Reducing hospital admissions by improving continuity of care in general practice.
- Document type
- Deeny, Sarah; Gardner, Tim; Al-Zaidy, Sally; Barker, Isaac; and Steventon, Adam.
- Health Foundation
- Date of publication
- 1 February 2017
- Health Services, Older Adults
- Social welfare
- Material type
Download (326KB )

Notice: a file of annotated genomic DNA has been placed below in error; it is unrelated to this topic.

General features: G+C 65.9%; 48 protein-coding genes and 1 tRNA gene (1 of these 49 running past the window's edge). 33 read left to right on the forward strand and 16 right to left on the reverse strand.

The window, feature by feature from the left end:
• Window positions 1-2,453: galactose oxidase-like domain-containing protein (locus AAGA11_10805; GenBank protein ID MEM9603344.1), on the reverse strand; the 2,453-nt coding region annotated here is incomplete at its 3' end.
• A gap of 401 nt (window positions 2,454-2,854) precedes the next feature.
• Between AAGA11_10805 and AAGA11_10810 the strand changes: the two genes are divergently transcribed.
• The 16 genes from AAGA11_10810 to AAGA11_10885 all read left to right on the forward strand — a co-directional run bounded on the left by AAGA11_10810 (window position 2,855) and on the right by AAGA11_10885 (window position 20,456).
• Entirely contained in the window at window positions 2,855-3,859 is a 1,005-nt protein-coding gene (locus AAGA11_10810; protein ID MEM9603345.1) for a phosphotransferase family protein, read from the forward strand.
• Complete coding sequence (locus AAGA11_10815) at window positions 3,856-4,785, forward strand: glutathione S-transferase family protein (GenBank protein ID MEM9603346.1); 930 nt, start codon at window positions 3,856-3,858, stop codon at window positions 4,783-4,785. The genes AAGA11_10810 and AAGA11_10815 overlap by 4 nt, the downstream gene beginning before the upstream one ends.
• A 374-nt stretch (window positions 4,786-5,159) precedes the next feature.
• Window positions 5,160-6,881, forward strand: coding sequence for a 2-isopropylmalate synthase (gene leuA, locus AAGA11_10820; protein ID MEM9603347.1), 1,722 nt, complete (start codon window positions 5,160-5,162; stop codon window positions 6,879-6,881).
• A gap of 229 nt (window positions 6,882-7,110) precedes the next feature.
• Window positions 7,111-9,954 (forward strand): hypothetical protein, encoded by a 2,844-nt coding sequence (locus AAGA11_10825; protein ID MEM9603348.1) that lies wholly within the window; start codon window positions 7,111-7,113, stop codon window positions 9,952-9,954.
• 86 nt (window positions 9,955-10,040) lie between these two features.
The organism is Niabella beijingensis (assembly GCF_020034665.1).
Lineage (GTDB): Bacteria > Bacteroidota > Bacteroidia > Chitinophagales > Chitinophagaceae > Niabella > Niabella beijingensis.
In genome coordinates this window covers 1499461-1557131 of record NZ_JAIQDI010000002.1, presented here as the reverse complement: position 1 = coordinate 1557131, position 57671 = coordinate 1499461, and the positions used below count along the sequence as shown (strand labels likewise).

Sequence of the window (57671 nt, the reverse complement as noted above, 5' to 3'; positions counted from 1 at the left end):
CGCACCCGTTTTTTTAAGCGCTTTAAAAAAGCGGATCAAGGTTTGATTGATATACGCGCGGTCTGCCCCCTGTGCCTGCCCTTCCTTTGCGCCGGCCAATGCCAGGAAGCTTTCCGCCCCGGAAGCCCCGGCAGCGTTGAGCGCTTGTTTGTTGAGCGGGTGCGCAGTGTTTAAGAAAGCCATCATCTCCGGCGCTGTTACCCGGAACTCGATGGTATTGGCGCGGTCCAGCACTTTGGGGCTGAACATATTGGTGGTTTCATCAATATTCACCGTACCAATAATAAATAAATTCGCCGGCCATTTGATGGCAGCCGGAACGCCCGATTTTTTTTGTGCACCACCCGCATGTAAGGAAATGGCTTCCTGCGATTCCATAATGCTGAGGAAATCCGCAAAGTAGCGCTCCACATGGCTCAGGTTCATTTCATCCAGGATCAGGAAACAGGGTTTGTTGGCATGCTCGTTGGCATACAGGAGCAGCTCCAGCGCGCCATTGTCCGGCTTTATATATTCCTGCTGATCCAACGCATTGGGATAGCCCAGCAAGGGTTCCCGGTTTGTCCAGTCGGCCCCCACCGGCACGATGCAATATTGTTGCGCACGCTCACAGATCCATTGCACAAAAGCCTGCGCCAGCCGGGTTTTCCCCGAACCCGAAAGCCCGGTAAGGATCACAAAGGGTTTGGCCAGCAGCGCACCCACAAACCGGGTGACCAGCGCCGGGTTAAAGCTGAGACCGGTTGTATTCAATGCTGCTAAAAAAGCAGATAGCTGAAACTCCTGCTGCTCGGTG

This briefing observes that although continuity of care is an aspect of general practice valued by patients and GPs alike, it seems to be in decline in England. The authors note that a need exists for better coordinated care, particularly because of the growing prevalence of long-term conditions and an increasing number of frail and older people. They examine the link between continuity of care and hospital admissions for older patients in England for conditions that could potentially be prevented through effective treatment in primary care. They estimate that if patients saw their most frequently seen GP two more times out of every 10 consultations, this would be associated with a 6% decrease in admissions. They propose that clinical commissioning groups and NHS England Area Teams could work with general practices to support quality improvement initiatives that maintain or improve continuity of care. In conclusion, they recommend that future national initiatives should have a well-developed understanding of how and why policies will affect continuity in a specific context.
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